As we all know, curatorial jobs in natural history are limited and whilst I got a couple of interviews, I was told each time that the person they hired had more experience than me. So, I decided to do a Museum Studies Masters degree. I really enjoyed this course and it opened my eyes to the bigger museum picture such as museum management, writing policy and how to put together an exhibition, to name just a few skills. I also undertook a two-month work placement at Worcester City Museum working with the natural history collections, which was really interesting as I got to document a collection of bivalves along with researching and writing a short book on the ice age fossils from the area. My first job was at the Yorkshire Museum as a documentation assistant when the Museum was undergoing a major overhaul, so the curators were busy working on that.
As a side note for potential interviewees, I was told after I got the job, that one of the main reasons (apart from being fabulous – obviously) was that I was the only person who had researched their documentation strategy and was able to talk about it, including my vision on how certain targets could be met.
I was fortunate, that alongside tackling the documentation backlog I got to work on the new exhibition which focused on extinctions through time, and I learnt a lot from colleagues around me, as well as working on different collections including planning and moving the herbaria and Entomology Collections. I worked at the Yorkshire Museum for about 18 months on a few different short-term contracts including curating the Biology Collections. Unfortunately, the string of short-term contracts ended, so I was back to looking for a job. It was then I saw a permanent job at the Natural History Museum (the holy grail of museum jobs). I applied and to my shock I got an interview, and subsequently the job! I started working with brachiopods and trilobites and then covered the curatorial role in fossil mammals before eventually moving to the Fossil Fish Collection just over 8 years ago and the rest, as they say, is history! I think because I had experiences with different collections and different sizes of collections and museums, this helps me in my day to day role.
I’m happy to speak to anyone who is considering a career in museums, particularly geological curation.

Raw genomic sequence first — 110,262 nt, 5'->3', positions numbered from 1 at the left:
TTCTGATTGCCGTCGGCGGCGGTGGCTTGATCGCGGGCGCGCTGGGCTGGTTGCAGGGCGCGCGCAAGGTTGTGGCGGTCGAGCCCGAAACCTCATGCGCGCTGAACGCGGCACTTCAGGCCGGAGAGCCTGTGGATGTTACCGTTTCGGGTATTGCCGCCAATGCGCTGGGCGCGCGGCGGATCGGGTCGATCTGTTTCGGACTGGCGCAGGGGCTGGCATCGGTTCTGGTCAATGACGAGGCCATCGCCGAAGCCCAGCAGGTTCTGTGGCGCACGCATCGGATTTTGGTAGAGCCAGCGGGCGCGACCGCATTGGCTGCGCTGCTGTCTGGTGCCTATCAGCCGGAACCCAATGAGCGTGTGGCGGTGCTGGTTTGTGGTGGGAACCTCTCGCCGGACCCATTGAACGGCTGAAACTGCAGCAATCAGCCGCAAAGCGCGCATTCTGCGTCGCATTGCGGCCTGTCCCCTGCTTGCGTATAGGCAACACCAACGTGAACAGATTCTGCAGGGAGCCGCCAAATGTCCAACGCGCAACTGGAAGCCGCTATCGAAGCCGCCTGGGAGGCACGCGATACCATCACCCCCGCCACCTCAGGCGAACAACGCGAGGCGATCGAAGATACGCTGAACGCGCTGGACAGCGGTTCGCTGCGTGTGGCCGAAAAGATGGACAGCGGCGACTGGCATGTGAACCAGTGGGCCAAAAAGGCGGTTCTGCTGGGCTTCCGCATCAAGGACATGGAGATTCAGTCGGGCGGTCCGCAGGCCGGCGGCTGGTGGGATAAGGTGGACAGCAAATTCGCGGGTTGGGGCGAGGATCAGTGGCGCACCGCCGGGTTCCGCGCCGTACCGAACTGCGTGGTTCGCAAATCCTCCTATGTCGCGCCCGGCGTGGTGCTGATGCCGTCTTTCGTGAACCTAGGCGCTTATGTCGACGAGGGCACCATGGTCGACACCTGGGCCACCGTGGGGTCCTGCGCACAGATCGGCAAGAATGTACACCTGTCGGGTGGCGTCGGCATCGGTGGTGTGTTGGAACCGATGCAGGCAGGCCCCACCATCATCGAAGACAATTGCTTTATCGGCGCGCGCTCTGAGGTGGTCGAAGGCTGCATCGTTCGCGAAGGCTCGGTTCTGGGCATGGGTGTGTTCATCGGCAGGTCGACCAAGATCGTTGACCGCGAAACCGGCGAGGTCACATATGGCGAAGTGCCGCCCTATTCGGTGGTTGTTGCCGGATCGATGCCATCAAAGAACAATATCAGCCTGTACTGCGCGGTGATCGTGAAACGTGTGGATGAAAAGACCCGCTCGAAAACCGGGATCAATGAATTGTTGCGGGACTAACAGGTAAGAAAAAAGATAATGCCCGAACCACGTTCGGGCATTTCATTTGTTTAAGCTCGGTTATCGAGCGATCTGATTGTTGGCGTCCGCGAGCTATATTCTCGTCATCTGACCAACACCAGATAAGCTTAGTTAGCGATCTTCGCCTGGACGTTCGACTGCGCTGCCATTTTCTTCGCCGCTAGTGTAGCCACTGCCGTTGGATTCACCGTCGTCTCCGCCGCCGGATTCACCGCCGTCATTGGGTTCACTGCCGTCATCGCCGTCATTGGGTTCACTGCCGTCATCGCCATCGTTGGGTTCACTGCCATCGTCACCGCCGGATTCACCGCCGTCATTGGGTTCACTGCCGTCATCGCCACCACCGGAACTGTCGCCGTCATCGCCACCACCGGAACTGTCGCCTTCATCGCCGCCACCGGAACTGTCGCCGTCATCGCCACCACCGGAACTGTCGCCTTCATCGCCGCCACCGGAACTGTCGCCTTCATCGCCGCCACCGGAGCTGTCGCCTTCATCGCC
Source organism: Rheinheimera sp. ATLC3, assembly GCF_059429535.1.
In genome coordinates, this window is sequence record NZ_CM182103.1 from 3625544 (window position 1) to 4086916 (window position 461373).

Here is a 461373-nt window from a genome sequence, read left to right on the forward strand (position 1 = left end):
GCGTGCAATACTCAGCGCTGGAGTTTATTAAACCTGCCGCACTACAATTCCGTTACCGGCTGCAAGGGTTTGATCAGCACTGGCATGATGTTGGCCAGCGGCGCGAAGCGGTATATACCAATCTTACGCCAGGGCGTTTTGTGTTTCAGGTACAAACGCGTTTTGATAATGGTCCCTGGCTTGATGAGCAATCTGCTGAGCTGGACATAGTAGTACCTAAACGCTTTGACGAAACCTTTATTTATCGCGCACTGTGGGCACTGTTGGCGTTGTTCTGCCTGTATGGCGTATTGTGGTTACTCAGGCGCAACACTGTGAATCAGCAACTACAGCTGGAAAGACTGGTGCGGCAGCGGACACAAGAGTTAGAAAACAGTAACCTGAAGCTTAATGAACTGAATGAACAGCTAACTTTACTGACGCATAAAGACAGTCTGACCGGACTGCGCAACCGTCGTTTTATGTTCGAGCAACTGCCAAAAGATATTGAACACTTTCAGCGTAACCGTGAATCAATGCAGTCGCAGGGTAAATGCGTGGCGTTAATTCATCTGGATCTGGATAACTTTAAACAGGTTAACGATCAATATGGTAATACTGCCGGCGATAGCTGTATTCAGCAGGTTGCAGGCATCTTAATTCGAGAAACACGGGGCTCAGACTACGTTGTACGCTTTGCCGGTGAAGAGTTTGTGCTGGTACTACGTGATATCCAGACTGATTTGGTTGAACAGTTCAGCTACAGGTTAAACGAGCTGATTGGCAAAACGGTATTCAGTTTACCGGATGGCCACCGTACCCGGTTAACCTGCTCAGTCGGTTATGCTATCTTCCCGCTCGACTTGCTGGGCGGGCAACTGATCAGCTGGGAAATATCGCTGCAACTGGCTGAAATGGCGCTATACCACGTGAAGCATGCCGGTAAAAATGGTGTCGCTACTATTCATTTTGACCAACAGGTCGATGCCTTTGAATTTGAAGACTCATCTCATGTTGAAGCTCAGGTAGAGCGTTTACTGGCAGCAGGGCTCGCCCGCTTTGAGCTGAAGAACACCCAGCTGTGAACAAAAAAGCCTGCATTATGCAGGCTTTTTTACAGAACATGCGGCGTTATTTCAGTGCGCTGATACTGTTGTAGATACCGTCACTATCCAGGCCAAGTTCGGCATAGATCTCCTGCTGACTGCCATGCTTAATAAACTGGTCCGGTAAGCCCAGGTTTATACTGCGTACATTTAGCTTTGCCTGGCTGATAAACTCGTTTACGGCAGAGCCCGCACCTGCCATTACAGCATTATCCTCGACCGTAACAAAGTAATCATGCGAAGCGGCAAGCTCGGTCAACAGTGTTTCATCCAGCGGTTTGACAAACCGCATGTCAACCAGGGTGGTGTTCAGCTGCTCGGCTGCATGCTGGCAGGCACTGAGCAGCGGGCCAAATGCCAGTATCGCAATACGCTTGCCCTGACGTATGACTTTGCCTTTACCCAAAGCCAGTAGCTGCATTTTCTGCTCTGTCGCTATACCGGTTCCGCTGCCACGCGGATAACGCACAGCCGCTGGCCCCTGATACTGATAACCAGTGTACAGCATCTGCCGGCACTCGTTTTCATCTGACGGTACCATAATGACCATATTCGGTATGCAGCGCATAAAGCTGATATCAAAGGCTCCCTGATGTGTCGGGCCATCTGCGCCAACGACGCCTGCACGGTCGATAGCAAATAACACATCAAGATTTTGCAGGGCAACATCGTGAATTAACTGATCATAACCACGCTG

6. If you had unlimited funds, how would you develop your collection?
This is tough.
Sir Arthur Smith-Woodward was the first person responsible for the Fossil Fish Collection at the NHM. At the end of his first day, he did what most people would do and wrote a letter to his mother telling her about his first day “If I were to remain here all my lifetime in the office I now fill and worked night and day at my duties, I don’t think I should be anywhere near the finish”. I would say this is still true today.
I think most museum staff would say this, but the first thing I would do is to employ several people to work on the collections!
You can develop collections in different ways. Currently I am working with a nannofossil biostratigrapher who is sampling English Chalk fossils with poor stratigraphical details and assigning them to specific beds. This is a major step in unlocking the Museum’s fossil archive to address key scientific questions such as how fish responded to a period of global warming and to better constrain evolutionary rates and the origins of modern groups.
I would also want to acquire a life size megalodon jaw! Although this would be a replica, and therefore of no scientific value, it is what this specimen would represent that would be immeasurable. As I mentioned I am passionate about outreach and encouraging people to become passionate about the natural world. Whenever you show someone a megalodon tooth, they ask all sorts of questions such as “how big would it have been”, “what did it eat”, “why did it become extinct”, “what lived alongside it”. By using natural history collections, we can begin to answer some of these questions as well as looking to the past to see how life on Earth adapted (or not), to help predict what might happen in the future.
Plus, I think it would be great to have people walk through the jaws upon entering the collections. A curator can dream…
Something people may not know about me is that I used to be a professional cheerleader and I taught ballet for five years!